Customs and Traditions of Singapore

Customs and Traditions of Singapore


According to Countryaah, approximately 42% of the country’s population professes Buddhism, 15% – Islam, 14% – Christianity. Among the educated stratum of the country, many consider themselves atheists. Surrounded by two Muslim countries, Malaysia and Indonesia, Singapore has absorbed the customs and traditions of many countries around the world.

Tourist behavior rules

When vacationing in Singapore, it is important to know the basic rules of behavior for a tourist in the country and try to adhere to them in everything.

So, for example, gambling is prohibited here, and for chewing gum brought with you, you will face a significant fine. Threw a piece of paper on the pavement? Get ready to part with 500 SGD. If this measure does not work for you, then such a repeated violation may result in imprisonment.

Smoking is allowed only in specially designated areas. You can easily find them by the characteristic trash can with an ashtray at the top. Just do not throw a cigarette butt past the urn, it is not welcome here. If you smoke in a restaurant, bus or cinema, then get ready to pay a fine of 1000 SGD.

You also run the risk of replenishing the country’s financial budget if you cross in the wrong place (500 SGD), drive in a car without seat belts, spit on the pavement, or fail to flush down the toilet.

Outwardly friendly Singaporeans often behave rather cavalierly in transport or shops. You don’t need to be afraid of this.

Foreigners on the streets here are treated loyally, with questions you can always contact the local police officers, who can be recognized by the dark blue uniform.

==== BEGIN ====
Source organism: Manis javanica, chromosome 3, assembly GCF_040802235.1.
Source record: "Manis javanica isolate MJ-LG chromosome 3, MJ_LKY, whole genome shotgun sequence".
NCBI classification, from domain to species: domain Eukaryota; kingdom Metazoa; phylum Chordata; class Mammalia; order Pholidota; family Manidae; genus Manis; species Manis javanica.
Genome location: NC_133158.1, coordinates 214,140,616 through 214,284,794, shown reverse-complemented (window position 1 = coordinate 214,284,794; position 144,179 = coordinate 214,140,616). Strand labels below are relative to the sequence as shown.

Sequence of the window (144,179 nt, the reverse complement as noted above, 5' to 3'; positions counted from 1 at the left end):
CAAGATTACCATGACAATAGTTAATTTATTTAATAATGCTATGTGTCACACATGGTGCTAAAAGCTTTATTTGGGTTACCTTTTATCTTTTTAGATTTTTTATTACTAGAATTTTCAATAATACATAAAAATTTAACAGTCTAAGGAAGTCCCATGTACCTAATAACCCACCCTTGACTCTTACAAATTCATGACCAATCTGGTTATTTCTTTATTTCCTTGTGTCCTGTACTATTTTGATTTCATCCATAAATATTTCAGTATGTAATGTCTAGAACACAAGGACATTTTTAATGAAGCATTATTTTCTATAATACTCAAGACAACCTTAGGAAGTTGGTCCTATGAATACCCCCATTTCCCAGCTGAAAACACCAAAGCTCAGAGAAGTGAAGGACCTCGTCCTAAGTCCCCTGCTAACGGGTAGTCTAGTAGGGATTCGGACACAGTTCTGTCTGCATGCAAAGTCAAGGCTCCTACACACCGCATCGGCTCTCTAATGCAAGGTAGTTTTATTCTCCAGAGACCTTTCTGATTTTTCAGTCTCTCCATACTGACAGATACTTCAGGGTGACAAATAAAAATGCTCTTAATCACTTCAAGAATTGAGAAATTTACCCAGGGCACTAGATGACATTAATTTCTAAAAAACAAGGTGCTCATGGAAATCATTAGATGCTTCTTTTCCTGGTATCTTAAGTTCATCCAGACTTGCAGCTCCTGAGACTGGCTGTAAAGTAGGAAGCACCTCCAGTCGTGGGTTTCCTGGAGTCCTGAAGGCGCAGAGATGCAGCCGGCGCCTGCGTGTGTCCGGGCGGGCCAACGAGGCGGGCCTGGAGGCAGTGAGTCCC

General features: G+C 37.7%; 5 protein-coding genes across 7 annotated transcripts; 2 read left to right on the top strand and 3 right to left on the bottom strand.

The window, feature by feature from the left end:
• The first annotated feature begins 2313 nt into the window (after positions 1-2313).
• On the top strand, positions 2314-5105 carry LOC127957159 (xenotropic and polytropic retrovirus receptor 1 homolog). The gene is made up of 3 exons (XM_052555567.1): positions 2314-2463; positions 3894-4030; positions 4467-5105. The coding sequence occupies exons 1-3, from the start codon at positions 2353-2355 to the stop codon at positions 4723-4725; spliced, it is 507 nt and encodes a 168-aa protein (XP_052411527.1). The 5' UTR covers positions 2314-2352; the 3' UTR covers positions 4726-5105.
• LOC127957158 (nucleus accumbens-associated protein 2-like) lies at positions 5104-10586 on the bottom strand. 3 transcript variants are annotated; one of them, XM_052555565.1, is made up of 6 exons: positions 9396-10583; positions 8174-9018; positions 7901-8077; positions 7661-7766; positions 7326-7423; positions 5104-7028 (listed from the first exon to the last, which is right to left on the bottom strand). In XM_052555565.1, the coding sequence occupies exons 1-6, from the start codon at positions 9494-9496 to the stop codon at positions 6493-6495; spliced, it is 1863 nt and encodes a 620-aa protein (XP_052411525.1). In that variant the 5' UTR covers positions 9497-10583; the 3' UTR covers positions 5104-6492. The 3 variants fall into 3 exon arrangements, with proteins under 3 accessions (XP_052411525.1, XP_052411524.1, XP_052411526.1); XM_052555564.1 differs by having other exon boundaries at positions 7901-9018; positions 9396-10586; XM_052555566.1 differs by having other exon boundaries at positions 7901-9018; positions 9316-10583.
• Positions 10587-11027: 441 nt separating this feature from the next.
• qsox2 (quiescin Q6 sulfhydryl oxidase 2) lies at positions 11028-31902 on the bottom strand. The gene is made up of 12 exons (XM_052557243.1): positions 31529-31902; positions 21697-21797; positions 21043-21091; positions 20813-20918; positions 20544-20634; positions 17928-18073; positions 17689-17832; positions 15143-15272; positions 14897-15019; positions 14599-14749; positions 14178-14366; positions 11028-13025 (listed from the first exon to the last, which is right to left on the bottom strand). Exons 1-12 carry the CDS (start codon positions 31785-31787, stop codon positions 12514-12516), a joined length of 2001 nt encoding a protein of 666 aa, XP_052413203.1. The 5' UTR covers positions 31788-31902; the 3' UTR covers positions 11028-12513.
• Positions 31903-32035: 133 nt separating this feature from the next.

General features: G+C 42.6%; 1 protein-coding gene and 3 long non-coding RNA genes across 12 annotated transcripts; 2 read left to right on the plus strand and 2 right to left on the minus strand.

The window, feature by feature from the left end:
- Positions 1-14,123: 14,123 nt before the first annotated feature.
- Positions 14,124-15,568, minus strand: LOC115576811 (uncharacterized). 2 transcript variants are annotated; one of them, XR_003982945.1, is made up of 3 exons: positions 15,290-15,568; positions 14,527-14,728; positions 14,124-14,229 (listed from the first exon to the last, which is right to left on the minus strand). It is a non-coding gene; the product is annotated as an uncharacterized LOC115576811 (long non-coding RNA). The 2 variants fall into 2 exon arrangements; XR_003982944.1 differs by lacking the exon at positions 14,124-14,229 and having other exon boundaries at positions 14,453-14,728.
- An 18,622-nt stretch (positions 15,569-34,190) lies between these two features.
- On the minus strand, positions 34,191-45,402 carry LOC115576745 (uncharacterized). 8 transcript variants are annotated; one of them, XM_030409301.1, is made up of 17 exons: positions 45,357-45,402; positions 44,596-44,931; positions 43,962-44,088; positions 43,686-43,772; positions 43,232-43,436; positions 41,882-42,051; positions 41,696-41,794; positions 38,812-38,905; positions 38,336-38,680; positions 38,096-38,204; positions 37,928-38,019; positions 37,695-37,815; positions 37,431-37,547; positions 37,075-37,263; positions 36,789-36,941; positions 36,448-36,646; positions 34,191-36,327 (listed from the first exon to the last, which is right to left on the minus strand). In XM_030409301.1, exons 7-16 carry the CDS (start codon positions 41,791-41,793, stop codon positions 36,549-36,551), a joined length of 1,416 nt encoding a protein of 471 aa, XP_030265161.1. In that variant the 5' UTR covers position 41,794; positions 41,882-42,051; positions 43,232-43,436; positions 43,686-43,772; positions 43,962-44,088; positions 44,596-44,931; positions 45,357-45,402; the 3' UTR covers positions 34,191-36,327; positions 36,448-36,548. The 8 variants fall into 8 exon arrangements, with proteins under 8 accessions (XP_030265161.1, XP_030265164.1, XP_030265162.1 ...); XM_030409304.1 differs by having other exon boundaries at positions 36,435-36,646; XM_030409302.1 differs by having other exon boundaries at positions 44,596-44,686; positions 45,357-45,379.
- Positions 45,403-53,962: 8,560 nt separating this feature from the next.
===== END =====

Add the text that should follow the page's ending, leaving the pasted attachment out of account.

In Singapore, it is almost always hot. Therefore, for walks around the city it is better to wear light clothes made of natural cotton. It is also worth taking a jumper with you, which can be worn in air-conditioned rooms so as not to catch a cold. The dress code can be loose, but still you should not walk around the city in short shorts and a T-shirt. Some restaurants won’t let you in without a business suit.

Interesting local rite of acquaintance. Depending on belonging to a certain ethnic group, it can vary from a light handshake to a multi-stage procedure that includes the observance of many formalities.

If you are invited to a private home or temple, always remove your shoes before entering. Take a small souvenir with you during your private visit.

Most meals in Singapore are eaten with chopsticks. But you can use more familiar European cutlery.


Main holidays and non-working days:

  • January 1 – New Year’s Eve
  • January-February. At this time, the celebration of Chunjie – the spring festival and the Chinese New Year.
  • When visiting Singapore and from December to March, you can get to a celebration arranged in honor of the Muslim holidays of Hari Raya Haji (day of sacrifice), Hari Raya Puas, Ramadan (May to April) or Good Friday and Easter (they are celebrated in April-May).
  • May 1 is Labor Day. Also on this day, the Third Prince of the Lotus, the child god, was born. During this period mediums and spiritualists of Singapore gather in the temples a. They enter the trass, and in the course of it they pierce themselves with swords or daggers. Their blood, which has fallen on sheets of paper with which the floor of the temple is covered, often serves as a talisman for people in power.┬áCheck agooddir for recent history of Singapore.
  • May 6 – Vestak is celebrated, on this day the Buddha was born.
  • August 9 – Republic Day
  • Deepavali (festival of lights) is celebrated from October to November.
  • December 25 – Christmas

Customs and Traditions of Singapore

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